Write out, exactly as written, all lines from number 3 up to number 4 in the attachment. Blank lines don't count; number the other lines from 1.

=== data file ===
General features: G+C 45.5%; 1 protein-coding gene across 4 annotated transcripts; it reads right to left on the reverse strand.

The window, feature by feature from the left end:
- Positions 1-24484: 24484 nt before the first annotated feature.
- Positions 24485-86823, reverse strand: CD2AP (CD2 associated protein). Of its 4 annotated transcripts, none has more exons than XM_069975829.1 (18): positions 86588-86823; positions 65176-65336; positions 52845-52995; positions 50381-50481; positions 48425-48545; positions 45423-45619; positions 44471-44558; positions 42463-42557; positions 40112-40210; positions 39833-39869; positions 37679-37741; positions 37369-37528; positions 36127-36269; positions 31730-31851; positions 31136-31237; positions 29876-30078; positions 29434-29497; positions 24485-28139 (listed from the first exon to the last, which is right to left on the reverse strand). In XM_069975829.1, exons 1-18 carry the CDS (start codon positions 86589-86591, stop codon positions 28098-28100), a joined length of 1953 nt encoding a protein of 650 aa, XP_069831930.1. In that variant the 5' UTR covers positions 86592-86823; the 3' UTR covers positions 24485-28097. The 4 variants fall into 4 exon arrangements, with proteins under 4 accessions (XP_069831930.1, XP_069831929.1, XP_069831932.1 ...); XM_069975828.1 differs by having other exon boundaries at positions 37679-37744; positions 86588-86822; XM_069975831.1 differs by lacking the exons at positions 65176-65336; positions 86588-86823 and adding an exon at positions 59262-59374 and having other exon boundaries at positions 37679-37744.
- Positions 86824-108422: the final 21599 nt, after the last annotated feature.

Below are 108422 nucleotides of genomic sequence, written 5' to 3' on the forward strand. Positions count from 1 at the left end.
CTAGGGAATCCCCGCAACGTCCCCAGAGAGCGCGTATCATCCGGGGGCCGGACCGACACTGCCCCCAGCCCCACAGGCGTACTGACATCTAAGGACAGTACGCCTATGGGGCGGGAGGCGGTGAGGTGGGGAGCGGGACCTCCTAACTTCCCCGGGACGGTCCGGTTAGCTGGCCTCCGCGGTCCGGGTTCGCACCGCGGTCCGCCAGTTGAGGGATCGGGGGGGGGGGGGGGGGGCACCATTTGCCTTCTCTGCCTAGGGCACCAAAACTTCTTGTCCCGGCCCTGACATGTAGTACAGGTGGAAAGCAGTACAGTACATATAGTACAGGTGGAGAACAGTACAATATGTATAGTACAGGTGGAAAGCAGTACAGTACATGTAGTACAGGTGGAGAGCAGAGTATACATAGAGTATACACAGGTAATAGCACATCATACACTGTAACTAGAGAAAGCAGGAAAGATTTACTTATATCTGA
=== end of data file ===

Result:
- Positions 1-24484: 24484 nt before the first annotated feature.
- Positions 24485-86823, reverse strand: CD2AP (CD2 associated protein). Of its 4 annotated transcripts, none has more exons than XM_069975829.1 (18): positions 86588-86823; positions 65176-65336; positions 52845-52995; positions 50381-50481; positions 48425-48545; positions 45423-45619; positions 44471-44558; positions 42463-42557; positions 40112-40210; positions 39833-39869; positions 37679-37741; positions 37369-37528; positions 36127-36269; positions 31730-31851; positions 31136-31237; positions 29876-30078; positions 29434-29497; positions 24485-28139 (listed from the first exon to the last, which is right to left on the reverse strand). In XM_069975829.1, exons 1-18 carry the CDS (start codon positions 86589-86591, stop codon positions 28098-28100), a joined length of 1953 nt encoding a protein of 650 aa, XP_069831930.1. In that variant the 5' UTR covers positions 86592-86823; the 3' UTR covers positions 24485-28097. The 4 variants fall into 4 exon arrangements, with proteins under 4 accessions (XP_069831930.1, XP_069831929.1, XP_069831932.1 ...); XM_069975828.1 differs by having other exon boundaries at positions 37679-37744; positions 86588-86822; XM_069975831.1 differs by lacking the exons at positions 65176-65336; positions 86588-86823 and adding an exon at positions 59262-59374 and having other exon boundaries at positions 37679-37744.